Tuesday, December 11, 2007
So this is Bob Hicks.
If you search for "Bob Hicks" on Google Images, a bewildering plethora of photos appear, none of which is Bob. My favorite is the most inexplicable one, of course -- this picture of the popular crooner Linda Rodney. Qu'est-ce que c'est, eh?
To clarify, none of the images that pop up are our Bob Hicks. There are numerous other personages claiming to be Bob Hicks, but only our Bob retired from The Oregonian last Friday, after decades of service to that paper and to the theater commmunity as Portland's leading arts and culture journalist. In an outpouring of appreciation, the theater community (as organized by Sherry Lamoreaux, Mary MacDonald Lewis and others), took out a colossal ad in the paper to which Bob contributed so much. Contributions beyond what the ad cost were sent to PATA for its Valentine Fund. Sherry as reported the outcome of all this on pdxbackstage.
As part of our BobFest, I wrote a short piece for The O, which it never actually got round to ... running. Harrumph. So here it is, for your personal delectation and for Mister Aitch's. Happy Trails to Our Bob Hicks.
Crritic! Samuel Beckett used this term as an epithet, complete with its famously emphatic spelling, by putting it in the mouth of his rag-tag character Estragon from Waiting for Godot. Estragon spits out the word trillingly, with relish and malice aforethought, using it to trounce his fellow-waiter Vladimir in a name-calling contest.
Evidently Beckett did not think fondly of critics, and Western literature (dramatic and otherwise) is rife with writers at odds with professional opiners. Yet time has proven that a critic need not be merely a pontificator. She or he can illuminate works of art for us in ways that open them up, reveal them. The gifted critic can provide us with a point of entry into a new work, or give us a fresh vantage on a familiar one.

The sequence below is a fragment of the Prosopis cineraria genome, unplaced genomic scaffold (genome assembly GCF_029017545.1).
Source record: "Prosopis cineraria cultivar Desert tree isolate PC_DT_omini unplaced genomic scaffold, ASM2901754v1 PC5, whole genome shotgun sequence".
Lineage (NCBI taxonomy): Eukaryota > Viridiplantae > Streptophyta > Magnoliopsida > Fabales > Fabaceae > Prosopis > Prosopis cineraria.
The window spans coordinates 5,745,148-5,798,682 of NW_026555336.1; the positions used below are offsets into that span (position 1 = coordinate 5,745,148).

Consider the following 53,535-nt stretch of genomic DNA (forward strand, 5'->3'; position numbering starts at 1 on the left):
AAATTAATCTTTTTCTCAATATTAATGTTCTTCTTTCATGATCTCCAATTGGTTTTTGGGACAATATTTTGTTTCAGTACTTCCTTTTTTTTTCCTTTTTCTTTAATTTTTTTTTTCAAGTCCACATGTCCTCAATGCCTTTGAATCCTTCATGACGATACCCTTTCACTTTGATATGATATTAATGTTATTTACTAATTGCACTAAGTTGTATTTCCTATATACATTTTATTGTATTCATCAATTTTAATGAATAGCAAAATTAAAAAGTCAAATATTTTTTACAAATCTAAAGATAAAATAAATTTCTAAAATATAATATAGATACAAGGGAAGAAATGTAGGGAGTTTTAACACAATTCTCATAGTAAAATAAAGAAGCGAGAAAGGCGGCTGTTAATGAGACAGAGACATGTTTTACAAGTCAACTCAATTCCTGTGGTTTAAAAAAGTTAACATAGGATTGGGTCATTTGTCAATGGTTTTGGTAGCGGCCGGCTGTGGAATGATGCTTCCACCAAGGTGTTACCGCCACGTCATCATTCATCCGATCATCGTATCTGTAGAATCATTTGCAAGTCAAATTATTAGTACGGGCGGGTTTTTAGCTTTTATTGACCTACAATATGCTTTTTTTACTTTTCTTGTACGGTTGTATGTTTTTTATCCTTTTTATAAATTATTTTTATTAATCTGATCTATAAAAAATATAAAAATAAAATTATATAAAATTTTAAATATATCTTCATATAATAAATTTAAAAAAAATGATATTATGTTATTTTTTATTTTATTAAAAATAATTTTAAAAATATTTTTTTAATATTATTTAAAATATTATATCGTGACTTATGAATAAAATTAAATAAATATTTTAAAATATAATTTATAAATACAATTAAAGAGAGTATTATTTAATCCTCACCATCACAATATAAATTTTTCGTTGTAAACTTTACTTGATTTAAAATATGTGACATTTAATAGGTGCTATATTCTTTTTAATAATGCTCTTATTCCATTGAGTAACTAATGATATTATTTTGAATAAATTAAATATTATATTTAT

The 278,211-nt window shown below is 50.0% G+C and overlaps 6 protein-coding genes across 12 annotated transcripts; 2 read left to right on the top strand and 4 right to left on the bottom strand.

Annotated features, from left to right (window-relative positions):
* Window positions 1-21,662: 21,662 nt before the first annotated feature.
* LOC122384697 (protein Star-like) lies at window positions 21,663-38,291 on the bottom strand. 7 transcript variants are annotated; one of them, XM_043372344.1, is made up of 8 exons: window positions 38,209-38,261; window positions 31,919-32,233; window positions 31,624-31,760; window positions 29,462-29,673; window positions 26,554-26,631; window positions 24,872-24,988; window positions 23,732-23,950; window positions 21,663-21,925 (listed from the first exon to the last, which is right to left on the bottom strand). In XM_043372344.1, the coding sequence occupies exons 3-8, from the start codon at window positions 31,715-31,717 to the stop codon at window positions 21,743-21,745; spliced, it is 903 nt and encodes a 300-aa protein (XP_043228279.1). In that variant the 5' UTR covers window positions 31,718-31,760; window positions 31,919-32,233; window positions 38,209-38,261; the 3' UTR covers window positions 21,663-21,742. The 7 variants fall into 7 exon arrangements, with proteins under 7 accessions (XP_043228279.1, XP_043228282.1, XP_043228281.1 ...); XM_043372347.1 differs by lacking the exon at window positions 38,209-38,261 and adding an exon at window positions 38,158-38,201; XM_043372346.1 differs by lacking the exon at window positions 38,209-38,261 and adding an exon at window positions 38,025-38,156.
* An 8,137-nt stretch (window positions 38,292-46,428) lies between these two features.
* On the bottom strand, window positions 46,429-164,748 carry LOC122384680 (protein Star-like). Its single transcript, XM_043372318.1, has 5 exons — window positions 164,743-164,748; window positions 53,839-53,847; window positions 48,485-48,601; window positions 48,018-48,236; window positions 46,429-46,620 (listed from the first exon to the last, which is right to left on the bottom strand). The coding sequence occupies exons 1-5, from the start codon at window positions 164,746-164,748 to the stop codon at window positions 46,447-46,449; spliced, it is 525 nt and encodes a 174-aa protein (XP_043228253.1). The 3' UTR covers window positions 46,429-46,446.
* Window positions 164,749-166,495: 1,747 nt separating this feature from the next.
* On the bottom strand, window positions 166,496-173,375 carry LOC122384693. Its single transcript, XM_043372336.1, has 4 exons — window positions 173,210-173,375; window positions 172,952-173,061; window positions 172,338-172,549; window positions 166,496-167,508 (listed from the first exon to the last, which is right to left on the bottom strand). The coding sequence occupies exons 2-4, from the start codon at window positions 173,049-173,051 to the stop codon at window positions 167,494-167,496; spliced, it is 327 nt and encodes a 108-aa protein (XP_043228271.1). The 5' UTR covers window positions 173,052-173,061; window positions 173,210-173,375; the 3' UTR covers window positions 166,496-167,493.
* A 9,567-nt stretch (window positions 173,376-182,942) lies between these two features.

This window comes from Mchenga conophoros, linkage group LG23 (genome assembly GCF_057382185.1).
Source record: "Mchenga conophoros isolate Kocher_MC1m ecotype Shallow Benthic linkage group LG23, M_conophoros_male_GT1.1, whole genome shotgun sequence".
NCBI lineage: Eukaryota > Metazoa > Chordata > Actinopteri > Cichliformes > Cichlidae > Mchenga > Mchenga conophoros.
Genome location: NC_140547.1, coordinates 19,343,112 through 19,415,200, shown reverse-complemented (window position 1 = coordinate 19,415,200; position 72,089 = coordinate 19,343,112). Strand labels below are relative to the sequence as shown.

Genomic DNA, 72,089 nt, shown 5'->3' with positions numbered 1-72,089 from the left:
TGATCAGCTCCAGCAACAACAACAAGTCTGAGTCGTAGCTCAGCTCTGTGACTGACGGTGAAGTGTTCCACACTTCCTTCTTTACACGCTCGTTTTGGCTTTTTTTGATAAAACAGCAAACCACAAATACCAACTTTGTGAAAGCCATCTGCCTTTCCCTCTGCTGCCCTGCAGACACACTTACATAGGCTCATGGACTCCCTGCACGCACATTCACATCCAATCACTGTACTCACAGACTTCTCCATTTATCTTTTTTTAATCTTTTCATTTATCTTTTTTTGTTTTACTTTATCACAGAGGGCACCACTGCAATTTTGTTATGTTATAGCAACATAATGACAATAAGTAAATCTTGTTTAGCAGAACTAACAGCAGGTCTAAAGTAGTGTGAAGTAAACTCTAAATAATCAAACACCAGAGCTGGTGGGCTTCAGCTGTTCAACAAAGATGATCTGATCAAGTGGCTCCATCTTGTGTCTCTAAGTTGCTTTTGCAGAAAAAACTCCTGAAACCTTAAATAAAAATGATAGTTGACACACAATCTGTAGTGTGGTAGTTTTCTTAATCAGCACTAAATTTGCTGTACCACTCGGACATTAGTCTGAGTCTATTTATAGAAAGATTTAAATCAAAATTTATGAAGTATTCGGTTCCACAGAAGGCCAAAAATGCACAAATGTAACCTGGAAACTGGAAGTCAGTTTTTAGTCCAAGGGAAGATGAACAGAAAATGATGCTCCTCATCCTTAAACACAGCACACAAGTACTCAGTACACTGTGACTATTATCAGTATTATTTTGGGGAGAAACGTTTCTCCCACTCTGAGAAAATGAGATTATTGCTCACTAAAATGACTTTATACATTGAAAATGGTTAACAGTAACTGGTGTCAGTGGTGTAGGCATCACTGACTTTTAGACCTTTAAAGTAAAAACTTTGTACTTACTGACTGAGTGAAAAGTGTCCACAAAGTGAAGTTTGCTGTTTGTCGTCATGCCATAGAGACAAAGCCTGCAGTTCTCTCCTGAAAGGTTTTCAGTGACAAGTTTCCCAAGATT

Such a one is Bob Hicks.
Bob, who is The Oregonian’s senior critic, retires on December 7 after decades of service to the publication as an arts editor and writer. For nearly half of those years, he was the newspaper’s full-time theater critic; he also edited the Friday entertainment supplement and the Sunday arts section. When Bob steps down, therefore, the performing arts community loses more than a discerning critic. It loses a champion.
For many of us, the tireless Mr. Hicks epitomizes excellence in arts journalism. Over the years he has become a friend and an ally to our community, but that familiarity never blunted his criticism one iota. Quite the contrary—it honed it. Bob’s sharpest critiques were always leveled at those who settled for mediocrity. Whether he wrote about revivals or world premieres, for him the greater failure was not falling short of a presumed status quo, but rather failing to strive for distinction.
In this way, through an aesthetic that developed gradually over the years, Bob has exhorted us to surpass our immediate artistic goals and to embrace a vision larger than ourselves. Bob had nothing less in his sights than a vision of what the arts could be in a town where we continually raised the bar for one another. He has given our audiences context when it was helpful, and lent perspective when it was most needed. Repeatedly he has challenged artists to surpass their own high watermarks, and he has encouraged Portlanders to support this as a civic endeavor. He has expressed his disappointment when we let him down, and he has eloquently offered his admiration whenever we succeeded. No wonder we miss him already.
Rest assured, however, that Bob won’t be going away altogether; his interests are too wide-ranging for him to remain totally absent. Recent cultural investigations have covered an increasingly broad spectrum, including visual arts, opera, classical music, movies, food, books, dance, performance art and even arts politics. Did you know that he's been nominated for the Pulitzer Prize in criticism – twice? Hence, with any luck, he’ll continue to be a welcome sight on the Portland theater scene.
See you in the lobby, Bob.